I played Dragon Age 2 at Comic-Con, which was surprising since the game was only announced back on July 8. Who knew they'd have a playable build ready to show so soon? Prior to Comic-Con, only 11 people had seen the game, something the lead designer Mike Laidlaw was fond of pointing out to the gathering of gamers that descended on San Diego last weekend. This means they've been working hard on the game, and they were very ready to show off the improvements they have made so far.
Laidlaw said BioWare knows where Dragon Age: Origins fell short last time, and what most of the complaints were. In fact, he came right out and asked gamers "What didn't work?" Bioware is pretty hard on itself, since this game did very well, because their laundry list included graphics, controls, and combat. But this means they're improving all of those areas, and we're all for that.
Here's a list of the fixes coming to Dragon Age 2.
- Graphics: They're using an enhanced graphics engine and a new, distinct style. This will be evident in the trailer they release next month, but the game looks grittier and the character models look like they are clawing their way out of the Uncanny Valley.
- Controls: Are now more responsive. Orders are easier to issue, and happen immediately. According to Laidlaw, "I want something awesome to happen every time I hit a button."
- Combat: They want you to be able to "Think like a General, fight like a Spartan" when you play this game, meaning you're thinking about tactics while you're up front hacking and slashing.
- Silent Player: Last time around, your character was completely mute, even though others were talking to you throughout. This time around, you'll actually hear your responses.
- Framed Narrative: Dragon Age: Origins took place over two years, but Dragon Age 2 has a 10-year timespan. You'll see your character evolve over that time and see the direct results of your actions on the world. "It's the most reactive game we've ever made," said Laidlaw.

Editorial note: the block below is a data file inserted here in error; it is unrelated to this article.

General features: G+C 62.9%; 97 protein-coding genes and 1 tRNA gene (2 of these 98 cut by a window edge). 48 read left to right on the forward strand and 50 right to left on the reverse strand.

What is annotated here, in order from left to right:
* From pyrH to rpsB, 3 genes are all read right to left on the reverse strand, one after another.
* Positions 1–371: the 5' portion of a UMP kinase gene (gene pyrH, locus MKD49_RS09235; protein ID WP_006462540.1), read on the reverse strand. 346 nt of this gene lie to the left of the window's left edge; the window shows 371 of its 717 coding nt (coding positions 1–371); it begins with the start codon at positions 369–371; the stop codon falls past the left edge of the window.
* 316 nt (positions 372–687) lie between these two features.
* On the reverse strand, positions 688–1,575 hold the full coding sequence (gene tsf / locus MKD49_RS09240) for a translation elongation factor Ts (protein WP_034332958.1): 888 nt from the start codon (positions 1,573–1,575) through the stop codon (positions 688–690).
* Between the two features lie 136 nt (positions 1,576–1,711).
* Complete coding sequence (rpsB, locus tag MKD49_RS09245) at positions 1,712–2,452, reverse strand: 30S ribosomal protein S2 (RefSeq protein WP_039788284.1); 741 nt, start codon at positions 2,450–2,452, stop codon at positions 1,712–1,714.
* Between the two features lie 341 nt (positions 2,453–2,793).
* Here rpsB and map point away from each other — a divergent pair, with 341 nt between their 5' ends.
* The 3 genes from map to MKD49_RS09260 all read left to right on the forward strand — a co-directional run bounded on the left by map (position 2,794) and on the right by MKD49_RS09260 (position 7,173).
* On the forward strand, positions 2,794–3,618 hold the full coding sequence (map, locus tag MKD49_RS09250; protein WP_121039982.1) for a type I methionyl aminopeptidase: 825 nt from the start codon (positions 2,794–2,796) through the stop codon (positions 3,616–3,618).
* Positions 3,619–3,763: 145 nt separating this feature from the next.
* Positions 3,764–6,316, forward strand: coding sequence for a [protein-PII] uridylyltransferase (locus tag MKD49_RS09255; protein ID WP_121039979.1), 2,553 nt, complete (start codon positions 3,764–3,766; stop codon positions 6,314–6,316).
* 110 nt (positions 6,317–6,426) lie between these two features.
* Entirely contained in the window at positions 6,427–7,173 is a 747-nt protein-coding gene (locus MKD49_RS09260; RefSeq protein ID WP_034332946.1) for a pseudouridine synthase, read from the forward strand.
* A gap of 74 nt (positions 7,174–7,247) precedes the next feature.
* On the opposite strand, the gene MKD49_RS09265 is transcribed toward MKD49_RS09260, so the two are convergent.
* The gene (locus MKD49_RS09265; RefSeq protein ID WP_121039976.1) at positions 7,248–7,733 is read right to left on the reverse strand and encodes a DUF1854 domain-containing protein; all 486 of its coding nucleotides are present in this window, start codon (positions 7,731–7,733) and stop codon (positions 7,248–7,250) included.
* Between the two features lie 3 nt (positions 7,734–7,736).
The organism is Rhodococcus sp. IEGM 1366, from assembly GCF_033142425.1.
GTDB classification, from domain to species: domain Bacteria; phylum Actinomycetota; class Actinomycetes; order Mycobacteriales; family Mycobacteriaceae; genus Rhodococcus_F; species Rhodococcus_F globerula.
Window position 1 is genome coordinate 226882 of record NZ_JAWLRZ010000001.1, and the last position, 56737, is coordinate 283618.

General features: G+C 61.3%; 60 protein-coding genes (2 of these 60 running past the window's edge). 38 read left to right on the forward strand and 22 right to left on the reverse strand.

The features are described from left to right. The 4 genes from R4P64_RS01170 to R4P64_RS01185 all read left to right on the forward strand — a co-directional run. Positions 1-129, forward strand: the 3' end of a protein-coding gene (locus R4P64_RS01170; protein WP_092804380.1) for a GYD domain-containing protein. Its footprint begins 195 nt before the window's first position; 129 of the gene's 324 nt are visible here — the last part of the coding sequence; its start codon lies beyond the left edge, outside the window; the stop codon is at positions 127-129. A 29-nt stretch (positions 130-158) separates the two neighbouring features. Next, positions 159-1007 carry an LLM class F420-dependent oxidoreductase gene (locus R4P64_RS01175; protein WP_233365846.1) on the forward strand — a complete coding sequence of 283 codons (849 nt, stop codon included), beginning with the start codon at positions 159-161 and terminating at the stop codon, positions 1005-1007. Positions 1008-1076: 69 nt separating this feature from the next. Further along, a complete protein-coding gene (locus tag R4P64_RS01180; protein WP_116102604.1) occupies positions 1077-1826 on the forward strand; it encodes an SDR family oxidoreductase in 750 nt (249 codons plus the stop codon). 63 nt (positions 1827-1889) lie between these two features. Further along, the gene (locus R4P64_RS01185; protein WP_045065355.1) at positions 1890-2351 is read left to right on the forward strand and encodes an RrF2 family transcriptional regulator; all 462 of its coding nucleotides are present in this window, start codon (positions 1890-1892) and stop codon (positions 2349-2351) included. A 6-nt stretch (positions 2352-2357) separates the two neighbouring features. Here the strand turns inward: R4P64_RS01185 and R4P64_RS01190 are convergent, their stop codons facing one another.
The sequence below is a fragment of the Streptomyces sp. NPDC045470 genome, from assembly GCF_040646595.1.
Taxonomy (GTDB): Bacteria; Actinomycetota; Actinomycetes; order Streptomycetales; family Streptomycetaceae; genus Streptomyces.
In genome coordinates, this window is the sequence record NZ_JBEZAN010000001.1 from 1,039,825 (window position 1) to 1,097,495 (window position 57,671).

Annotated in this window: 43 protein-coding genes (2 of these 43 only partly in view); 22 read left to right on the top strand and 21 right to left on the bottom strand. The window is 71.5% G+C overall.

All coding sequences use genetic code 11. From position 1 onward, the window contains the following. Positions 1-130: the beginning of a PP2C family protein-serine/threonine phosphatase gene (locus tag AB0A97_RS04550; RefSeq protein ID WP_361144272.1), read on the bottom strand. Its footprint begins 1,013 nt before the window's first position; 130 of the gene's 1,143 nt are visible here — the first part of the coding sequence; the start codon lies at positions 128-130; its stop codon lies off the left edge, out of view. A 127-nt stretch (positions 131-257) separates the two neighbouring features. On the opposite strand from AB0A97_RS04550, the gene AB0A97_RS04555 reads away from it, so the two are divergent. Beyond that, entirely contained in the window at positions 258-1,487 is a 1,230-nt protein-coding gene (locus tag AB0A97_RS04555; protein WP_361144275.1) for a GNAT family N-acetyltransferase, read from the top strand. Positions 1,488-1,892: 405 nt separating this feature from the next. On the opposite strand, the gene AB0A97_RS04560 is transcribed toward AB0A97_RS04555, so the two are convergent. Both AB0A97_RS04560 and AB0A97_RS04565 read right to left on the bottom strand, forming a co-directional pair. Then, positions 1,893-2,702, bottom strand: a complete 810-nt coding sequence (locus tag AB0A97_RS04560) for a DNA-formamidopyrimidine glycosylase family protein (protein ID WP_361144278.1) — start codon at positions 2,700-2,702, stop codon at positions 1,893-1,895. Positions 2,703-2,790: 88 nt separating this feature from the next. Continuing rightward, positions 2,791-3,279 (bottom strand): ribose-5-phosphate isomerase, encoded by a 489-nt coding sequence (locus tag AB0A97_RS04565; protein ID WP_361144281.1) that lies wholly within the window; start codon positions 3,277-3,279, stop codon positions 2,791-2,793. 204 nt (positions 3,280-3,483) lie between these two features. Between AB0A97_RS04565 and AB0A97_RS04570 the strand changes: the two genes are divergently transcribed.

They've also added some new elements to enhance the story. "Tapestries" are what they are calling their interstitial animations. These are the equivalent of newsreels from the 1940s, although done in a woven tapestry art style. They will update you on the story, and fill in information between missions. There is also a very welcome addition to the conversation wheel. As you select your response to a character, you'll notice an icon in the middle of the wheel. This tells you, generally, what type of response you're giving. For instance, if you give them a hostile response, you'll see a red fist. Play it cool and easy, and you'll see a green leaf. Or my favorite, give the smartass response and see a yellow "comedy" mask.
I only were able to play in one extremely small area, with one boss at the end, but you can feel the change in the controls immediately. I had control of two characters, a mage and a warrior, and it was very easy to hack and slash up front with the warrior, while you stood back as ranged artillery with the mage. Enemies explode into a blood mist with certain attacks, which leaves only their boots standing. Issuing orders can be done on the fly, or while the game is paused, and coordinated attacks are much easier to pull off. Heck, the mage even has his own finishing moves for boss battles now.
I spoke to Laidlaw after the demo who answered a few questions:
- On the main character Hawke being human only: "We wanted to focus on how humanity has been affected by the events in the game, so it made sense for our main character to be human."
- Will previous game achievements carry over? "Yes, although we haven't said how we're going to do it yet. We definitely want to reward characters who have played Origins and the DLC, and we want to reward them in a way that can also continue past Dragon Age II.
- On special editions and DLC: "We will definitely be talking about a special edition at some point, and the DLC from Origins will be tied to this game as well. You will see characters from that DLC in this game."
- PC interface: "The PC interface will definitely be more robust."
Obviously, it's impossible to get a feel for the entire game based on the sliver I saw, but it definitely looks improved across the board, and the graphic updates are most welcome. I'm sure we'll see more of this game in the coming months so we can bring you more information, but for now, I'm impressed.